This past Tuesday saw people all over the globe observing Safer Internet Day (SID), with the aim of “promot[ing] safer and more responsible use of online technology and mobile phones, especially amongst children and young people across the world.” Originally spawned as a European event in 2004, support for the cause has expanded significantly since.
As Learn the Net was founded on the principal of providing relevant information to help people learn about how to safely and efficiently use the wide array of Internet resources available to them, it was particularly encouraging to see so many facts and tips being shared in the name of educating and raising awareness on Safer Internet Day. In fact, many statistics were released worldwide to coincide specifically with SID this past Tuesday.
Consider the following examples:
â€¢ 37 percent of U.S. children and 44 percent of British children aged eight to 12 access Facebook regularly despite its 13-or-older age regulation.
â€¢ 28 percent of U.K. children aged 11-16 have been bullied over the Internet.
â€¢ The Republic of Malta's social welfare group A?enzija Appo?? has received 194 reports of Internet abuse since February 2011.
â€¢ 35 percent of reports to Greece's online watchdog SafeLine involve illegal content or abuse on Facebook.
â€¢ 24 percent of West Australian high school students share the passwords to their social networking accounts with other people.
And this was only the tip of the iceberg! Governments, not-for-profits, and organizations of all types set out this week to raise awareness. Even media broadcasters like the British Broadcasting Corporation (BBC) are in the act, with the BBC in particular making a week-long event of it with its Share Take Care program.
“Throughout the week, programs across the BBC will be prompting conversations about the unintended consequences of over-sharing online,” said the BBC, “and raising awareness about the little things you can do to manage your online reputation and help others manage theirs.”
This goal ties in well with this year's theme “connecting generations and educating each other.” The Internet has become an amazing tool that holds relevance to the young and old. Through education and helping each other, we ensure the longevity of that tool.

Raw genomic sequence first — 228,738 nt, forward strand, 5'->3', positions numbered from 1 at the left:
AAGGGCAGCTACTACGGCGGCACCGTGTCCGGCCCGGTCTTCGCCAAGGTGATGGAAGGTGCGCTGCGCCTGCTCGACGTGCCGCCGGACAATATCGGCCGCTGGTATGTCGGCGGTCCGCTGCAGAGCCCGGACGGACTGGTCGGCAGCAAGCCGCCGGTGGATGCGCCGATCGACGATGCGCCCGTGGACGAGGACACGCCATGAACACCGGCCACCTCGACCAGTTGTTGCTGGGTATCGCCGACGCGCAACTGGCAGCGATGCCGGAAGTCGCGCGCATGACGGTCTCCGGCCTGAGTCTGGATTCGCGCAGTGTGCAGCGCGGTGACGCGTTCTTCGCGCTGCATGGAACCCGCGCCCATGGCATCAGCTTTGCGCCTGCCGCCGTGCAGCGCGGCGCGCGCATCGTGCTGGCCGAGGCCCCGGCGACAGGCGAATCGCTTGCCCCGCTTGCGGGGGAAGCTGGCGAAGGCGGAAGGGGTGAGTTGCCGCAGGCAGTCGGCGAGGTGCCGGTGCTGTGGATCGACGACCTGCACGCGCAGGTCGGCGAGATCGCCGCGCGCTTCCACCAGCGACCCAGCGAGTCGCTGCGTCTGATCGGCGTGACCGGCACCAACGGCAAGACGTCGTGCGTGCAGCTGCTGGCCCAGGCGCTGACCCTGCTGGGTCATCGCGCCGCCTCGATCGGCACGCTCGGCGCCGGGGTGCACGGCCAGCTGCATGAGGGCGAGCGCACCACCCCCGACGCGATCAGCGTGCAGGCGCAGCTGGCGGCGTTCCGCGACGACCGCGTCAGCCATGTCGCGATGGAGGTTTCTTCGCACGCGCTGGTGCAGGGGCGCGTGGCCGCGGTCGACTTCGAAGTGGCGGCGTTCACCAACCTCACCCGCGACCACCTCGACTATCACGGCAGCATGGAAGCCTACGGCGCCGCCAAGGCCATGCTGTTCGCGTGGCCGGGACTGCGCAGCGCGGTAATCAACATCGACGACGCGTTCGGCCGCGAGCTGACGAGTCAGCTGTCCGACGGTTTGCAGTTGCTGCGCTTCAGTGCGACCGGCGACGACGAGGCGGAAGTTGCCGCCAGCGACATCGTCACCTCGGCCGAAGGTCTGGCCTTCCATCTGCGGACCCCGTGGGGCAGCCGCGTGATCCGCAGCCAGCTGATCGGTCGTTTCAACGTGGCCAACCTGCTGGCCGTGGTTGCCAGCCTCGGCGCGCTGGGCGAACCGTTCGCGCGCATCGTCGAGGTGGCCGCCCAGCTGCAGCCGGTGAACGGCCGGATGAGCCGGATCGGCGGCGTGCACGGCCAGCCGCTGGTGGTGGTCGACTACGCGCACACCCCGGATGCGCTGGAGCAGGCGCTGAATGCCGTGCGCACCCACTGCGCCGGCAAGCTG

That said, here are five tips of my own to help put you on your way to a safer Internet experience:
1. Cyberbullying â€” the act of harassing and tormenting another person online â€” is becoming more prominent, and many people don't know how to deal with it. While there are numerous takes on how to handle a cyberbully, the general consensus is to not respond to the attacks, save all correspondence, and let someone (parent, teacher, authority figure) know it's happening. Check out more tips on OvercomeBullying.org.
2. Always read the opt-out policy of a website. This usually comes in the form of a check box or Yes/No prompt asking you if you wish to have your information shared with third parties or if you wish to receive e-mails or newsletters. It's easy to just click the “Ok” or “Yes” button without reading when presented with such information, but you shouldn't. Take the extra time to understand what you're agreeing to.
3. When using a public Internet-connected device (in other words, a computer or device you don't uniquely use), always remember to log out. Also, be careful with password saving features! Don't assume that password saving is disabled in the browser you're using.
4. Don't share your passwords with anyone, and encourage others to do the same. I recognize there may be emergencies where you may feel it appropriate to share your password, but don't do it for all but the most urgent of circumstances. Also, remember the representative of any legitimate company will not ask you for your password. If someone claims to be with a company and asks for your password, don't give it to them.
5. Read through Learn the Net's “Stay Safe” articles to learn more about computer viruses, secure transactions, and online privacy.